The film looks beautiful, using natural locations and available light, all of which creates a real sense of the environment.
* This filmography is not intended to be a comprehensive list of this artist’s work. Instead it reflects the films this person has been involved with that have been reviewed on this site.
A dispatch from Sundance on two films competing in the World Cinema Dramatic category.
A look ahead at the 118 features that will be competing at this year's Sundance Film Festival.
A packed column on the latest on streaming, DVD, and Blu-ray, including American Made, Brad's Status, Brawl in Cell Block 99, Stronger, The Mountain Between Us, and more!
A look at the contenders for Best Actress and Best Supporting Actress this year and how many of them play a historically-beloved role for Oscar, the mother.
A report on some good films coming your way from Telluride and Toronto this year.
A preview of the 2017 Toronto International Film Festival, which starts tomorrow.
The latest from Venice includes Darren Aronofsky, Jim Carrey, and Tony Clifton.
A report on classic films restored and presented at this year's Venice Film Festival.
The 25 films we're most excited to see during the fall of 2017.
An interview with director Pablo Larraín about crafting his fascinating historical drama "Jackie."
An excerpt from the August 2016 issue of Bright Wall/Dark Room about Darren Aronofsky's "Noah."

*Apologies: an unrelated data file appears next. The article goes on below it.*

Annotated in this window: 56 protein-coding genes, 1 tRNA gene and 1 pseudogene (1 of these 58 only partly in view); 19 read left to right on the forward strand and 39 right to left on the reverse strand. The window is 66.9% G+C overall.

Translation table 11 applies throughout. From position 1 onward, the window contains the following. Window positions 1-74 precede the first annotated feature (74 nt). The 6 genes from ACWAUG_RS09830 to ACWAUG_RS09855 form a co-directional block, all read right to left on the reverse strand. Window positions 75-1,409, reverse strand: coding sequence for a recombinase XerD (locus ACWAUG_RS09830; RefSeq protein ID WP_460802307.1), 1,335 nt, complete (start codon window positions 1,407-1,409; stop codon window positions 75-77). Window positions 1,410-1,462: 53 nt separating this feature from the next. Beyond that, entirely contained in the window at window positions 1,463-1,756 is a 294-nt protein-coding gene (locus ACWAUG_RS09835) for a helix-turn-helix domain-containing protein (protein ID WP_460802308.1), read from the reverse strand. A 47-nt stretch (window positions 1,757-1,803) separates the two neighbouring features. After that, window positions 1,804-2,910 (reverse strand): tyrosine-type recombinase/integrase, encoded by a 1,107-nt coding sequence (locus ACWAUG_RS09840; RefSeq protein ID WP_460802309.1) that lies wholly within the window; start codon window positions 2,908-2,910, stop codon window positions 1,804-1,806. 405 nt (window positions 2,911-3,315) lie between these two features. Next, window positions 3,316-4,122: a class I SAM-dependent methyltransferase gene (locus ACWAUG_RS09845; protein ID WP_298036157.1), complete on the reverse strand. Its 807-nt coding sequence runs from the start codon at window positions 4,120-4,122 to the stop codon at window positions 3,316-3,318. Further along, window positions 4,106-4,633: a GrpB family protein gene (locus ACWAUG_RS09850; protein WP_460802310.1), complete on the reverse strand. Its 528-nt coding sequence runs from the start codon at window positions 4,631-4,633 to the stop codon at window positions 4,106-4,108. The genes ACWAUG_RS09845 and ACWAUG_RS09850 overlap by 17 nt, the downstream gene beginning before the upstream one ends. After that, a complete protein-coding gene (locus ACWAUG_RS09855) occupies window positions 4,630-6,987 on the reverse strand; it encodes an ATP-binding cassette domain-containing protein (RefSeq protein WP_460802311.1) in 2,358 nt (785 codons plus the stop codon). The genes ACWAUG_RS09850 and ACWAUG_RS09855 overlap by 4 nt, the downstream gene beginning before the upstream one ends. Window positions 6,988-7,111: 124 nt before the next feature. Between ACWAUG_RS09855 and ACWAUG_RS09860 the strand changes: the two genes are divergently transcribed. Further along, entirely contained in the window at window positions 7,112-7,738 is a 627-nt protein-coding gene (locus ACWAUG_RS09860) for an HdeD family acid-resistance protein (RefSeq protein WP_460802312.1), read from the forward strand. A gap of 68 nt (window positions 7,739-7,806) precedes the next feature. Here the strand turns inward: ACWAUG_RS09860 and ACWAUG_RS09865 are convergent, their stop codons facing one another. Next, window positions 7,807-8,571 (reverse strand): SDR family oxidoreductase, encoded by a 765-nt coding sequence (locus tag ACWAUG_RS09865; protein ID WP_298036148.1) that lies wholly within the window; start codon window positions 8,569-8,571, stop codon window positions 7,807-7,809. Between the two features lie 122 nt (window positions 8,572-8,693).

Moira Walley-Beckett’s dreary STARZ series borrows many of its melodramatic clichés from Darren Aronofsky’s “Black Swan.”
An analysis of recent faith-based releases, including "God's Not Dead" and "Heaven Is For Real."
A piece on the use of animals in film in light of "White God".
A report from the 2015 Film Independent Spirit Awards.
An excerpt from Faith and Spirituality in Masters of World Cinema Vol. 3.
A piece on four films from the opening week of the 2014 New York Film Festival: "Heaven Knows What," "Seymour, an Introduction," "Stray Dog" and "Beloved Sisters."
A piece on the best releases new to streaming services and Blu-ray in the last two weeks, including "Noah," "Scanners," and "Life After Beth."
The science, ethics and rubber suit of Godzilla; Ralph Bakshi on animation's past and future; Ellen Burstyn on acting and direction; what videogames taught movies.
Moments in everyday life, captured; Hank Aaron's home runs turned into singles; Say Anything 25-years later; Examining Noah through a Jewish lens; A Silicon valley disaster.
Richard Roeper reflects on his long friendship and professional association with Roger Ebert.
American education is uneven rather than simply mediocre; what NYC sounded like in the 1920s; X bassist John Doe speaks; director Jeff Tremaine on pranking people; lousy films with great soundtracks.
Aranofsky, Paramount spar over "Noah"; parsing "Chungking Express"; why impassioned female leaders get a bad rap; Oliver Stone, Jamie Foxx to collaborate on MLK biopic; oh, and online we're all awful.
Some of our contributors muse on pies in the movies. Yes, you read that right.
Mirrors and reflections have always been an obsession for filmmakers from all over the world - something that came as a result of the wealth of symbolism that they inspire, of course, but also of the psychological development all of us go through in order to recognize ourselves as individuals. (That led, for instance, to Jean-Louis Baudry's brilliant analogy of the film spectator as someone regressing to the "Mirror Stage" described by Lacan). From Buñuel to Hitchcock and from Fritz Lang to Tarkovsky, directors from different eras and different styles have used doubles as a thematic basis of one or more of their works -- but perhaps it has seldom been used so intensely and organically as in Darren Aronofsky's "Black Swan."